1. EXECUTION, SHERIFF’S SALE; REDEMPTION; INTEREST REDEEMED. — By redeeming from an execution sale of real property, the person redeeming recovers precisely the same interest that was reached by the levy; and where the judgment debtor, at the time of the levy, had no interest in the property that could be reached by execution, redemption will not restore him or his successors to any better right.
2. ID.; ID.; ESTOPPEL OF EXECUTION CREDITOR. — An execution creditor who purchases at his own sale is not estopped, as against the judgment debtor and his successors in interest, from showing that the property levied upon really belonged to himself and was levied upon by mistake.
This is an original petition presented in this court whereby Lorenza Suñga, in the character of administratrix of her deceased husband, Cipriano Caliñgad (though the caption of the petition erroneously omits this circumstance), seeks to procure a writ of mandamus to compel the Court of First Instance of the Province of Pampanga to oust the respondent Francisco Tiñgin from a parcel of land claimed by the plaintiff, in supposed conformity with a judgment rendered by the respondent court in civil case No. 2072, entitled "Catalina Manalansan Et. Al. v. Juan Paule Et. Al.’" Upon the presentation of the complaint the defendant Tiñgin alone answered, but as he is the sole person in interest, the cause has been submitted on the pleadings. In the view we take of the case formal irregularities in the presentation of the case may be ignored, and our statement of facts will be confined to those features of the case which are essential to an understanding of the real point at issue.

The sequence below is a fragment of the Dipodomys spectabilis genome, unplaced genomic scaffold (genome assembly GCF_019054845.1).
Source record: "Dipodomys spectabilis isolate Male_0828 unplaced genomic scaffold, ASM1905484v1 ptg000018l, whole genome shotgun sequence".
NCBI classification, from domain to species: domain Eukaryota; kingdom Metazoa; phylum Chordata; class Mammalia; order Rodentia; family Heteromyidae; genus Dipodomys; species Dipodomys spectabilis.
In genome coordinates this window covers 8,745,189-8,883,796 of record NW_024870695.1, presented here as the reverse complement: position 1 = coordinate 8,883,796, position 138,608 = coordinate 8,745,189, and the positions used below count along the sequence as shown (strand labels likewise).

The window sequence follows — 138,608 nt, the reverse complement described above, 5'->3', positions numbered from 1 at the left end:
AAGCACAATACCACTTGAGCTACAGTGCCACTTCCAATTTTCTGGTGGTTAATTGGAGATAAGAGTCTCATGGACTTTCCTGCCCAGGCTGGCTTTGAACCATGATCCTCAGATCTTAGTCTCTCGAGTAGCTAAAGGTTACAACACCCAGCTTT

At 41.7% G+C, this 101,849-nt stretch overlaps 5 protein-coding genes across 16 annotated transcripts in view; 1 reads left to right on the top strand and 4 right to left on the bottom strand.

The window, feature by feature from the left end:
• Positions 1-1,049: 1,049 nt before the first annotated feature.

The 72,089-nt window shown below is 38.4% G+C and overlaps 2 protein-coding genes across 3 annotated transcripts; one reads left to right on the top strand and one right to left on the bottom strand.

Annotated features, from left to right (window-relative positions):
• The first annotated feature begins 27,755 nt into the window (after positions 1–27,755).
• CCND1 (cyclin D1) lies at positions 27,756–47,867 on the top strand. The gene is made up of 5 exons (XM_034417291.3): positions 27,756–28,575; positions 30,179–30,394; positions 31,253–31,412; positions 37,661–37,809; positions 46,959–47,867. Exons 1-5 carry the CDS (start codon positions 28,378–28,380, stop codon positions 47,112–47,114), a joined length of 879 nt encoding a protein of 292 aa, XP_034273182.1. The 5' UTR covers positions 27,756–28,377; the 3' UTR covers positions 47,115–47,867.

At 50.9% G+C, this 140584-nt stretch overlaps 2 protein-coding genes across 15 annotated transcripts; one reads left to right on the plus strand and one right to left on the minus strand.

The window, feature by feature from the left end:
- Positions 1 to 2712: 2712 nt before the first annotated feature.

It appears that in civil case No. 2072 of the Court of First Instance of Pampanga, the plaintiffs, Catalina Manalansan and others, recovered a judgment for P500, with costs, against the defendant Cipriano Caliñgad . An execution having issued upon said judgment, the same was levied by the sheriff on various parcels of real property as the property of the defendant; and on September 25, 1924, said properties were purchased at the sheriff’s sale by the plaintiffs in the execution, namely, Catalina Manalansan, Francisco Serrano, and Hermogenes Serrano. Within the time allowed by law Caliñgad effected a lawful redemption of the property and is desirous of being restored to possession. It appears, however, that one of the parcels which had been levied upon as the property of Cipriano Caliñgad , having an area of somewhat less than 3 hectares, constitutes a portion of a much larger tract to which, at the time of the sheriff’s sale, Catalina Manalansan and her associates had a Torrens title. In other words, by mistake, the sheriff had levied upon a piece of property belonging to the plaintiffs to satisfy the judgment in their favor.
Meanwhile, also, the plaintiffs in the execution have sold to the respondent Tiñgin and wife the entire parcel of which the piece above-mentioned is a part, and Tiñgin has thus acquired both ownership and possession of the piece of land thus levied upon.